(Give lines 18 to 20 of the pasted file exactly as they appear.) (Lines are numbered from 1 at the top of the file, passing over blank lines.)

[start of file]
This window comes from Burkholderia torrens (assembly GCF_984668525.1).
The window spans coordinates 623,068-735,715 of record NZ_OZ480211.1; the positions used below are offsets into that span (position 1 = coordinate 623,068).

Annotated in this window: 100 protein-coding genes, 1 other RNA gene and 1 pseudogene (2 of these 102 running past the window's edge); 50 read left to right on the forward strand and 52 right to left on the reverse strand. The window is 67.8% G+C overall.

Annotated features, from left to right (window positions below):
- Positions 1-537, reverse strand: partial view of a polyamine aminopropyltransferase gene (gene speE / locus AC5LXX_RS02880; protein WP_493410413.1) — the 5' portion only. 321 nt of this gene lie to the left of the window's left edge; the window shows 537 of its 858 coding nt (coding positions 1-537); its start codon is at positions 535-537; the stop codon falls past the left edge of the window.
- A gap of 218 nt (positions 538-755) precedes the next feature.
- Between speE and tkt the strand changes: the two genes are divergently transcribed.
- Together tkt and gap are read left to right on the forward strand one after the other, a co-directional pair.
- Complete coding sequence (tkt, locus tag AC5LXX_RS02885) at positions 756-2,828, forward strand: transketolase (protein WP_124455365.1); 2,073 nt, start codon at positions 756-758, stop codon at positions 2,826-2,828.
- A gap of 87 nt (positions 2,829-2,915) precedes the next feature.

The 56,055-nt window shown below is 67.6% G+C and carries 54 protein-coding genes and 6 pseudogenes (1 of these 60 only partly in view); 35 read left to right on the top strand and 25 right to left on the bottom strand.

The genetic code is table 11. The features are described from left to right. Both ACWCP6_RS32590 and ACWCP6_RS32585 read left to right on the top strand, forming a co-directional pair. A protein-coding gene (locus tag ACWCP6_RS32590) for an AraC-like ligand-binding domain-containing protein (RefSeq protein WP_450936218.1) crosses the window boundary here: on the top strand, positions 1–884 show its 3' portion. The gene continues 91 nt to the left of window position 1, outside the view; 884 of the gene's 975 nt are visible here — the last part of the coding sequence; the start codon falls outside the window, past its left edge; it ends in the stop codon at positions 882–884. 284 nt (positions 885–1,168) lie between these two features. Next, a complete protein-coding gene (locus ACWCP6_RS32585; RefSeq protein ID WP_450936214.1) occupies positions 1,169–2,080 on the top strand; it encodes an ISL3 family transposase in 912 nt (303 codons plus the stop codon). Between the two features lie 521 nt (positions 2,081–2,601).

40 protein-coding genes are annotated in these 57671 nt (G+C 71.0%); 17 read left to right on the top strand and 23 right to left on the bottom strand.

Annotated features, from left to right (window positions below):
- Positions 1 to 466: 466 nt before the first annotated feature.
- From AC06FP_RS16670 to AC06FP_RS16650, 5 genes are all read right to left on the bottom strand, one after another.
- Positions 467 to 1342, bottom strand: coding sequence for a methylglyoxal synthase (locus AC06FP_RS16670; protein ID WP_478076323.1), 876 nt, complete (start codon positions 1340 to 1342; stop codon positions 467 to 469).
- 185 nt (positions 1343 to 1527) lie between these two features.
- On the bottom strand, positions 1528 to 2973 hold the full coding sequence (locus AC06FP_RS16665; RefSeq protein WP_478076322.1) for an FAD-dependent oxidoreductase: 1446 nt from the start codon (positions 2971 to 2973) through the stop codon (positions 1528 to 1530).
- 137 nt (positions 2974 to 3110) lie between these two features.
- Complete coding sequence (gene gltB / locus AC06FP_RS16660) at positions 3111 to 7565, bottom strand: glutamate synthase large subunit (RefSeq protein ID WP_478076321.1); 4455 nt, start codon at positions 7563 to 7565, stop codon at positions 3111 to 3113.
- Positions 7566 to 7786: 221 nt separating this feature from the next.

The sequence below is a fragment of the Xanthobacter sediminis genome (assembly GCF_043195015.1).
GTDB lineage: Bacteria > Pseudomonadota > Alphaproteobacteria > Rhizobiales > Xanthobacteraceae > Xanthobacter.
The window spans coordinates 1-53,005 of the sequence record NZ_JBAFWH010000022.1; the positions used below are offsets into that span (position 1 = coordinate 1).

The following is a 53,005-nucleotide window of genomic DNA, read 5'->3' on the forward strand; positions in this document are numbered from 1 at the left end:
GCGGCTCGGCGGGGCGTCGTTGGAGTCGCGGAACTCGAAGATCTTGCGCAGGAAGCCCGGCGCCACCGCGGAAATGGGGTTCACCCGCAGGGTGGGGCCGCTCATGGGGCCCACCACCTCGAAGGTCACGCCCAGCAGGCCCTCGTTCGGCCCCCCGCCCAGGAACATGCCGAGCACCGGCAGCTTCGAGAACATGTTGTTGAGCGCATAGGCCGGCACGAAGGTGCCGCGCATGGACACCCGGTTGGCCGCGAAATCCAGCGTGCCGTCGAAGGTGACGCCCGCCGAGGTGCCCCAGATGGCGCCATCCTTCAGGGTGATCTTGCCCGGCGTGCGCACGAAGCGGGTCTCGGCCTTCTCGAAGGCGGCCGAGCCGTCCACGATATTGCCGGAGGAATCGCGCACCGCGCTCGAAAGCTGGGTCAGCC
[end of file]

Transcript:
- 185 nt (positions 1343 to 1527) lie between these two features.
- On the bottom strand, positions 1528 to 2973 hold the full coding sequence (locus AC06FP_RS16665; RefSeq protein WP_478076322.1) for an FAD-dependent oxidoreductase: 1446 nt from the start codon (positions 2971 to 2973) through the stop codon (positions 1528 to 1530).
- 137 nt (positions 2974 to 3110) lie between these two features.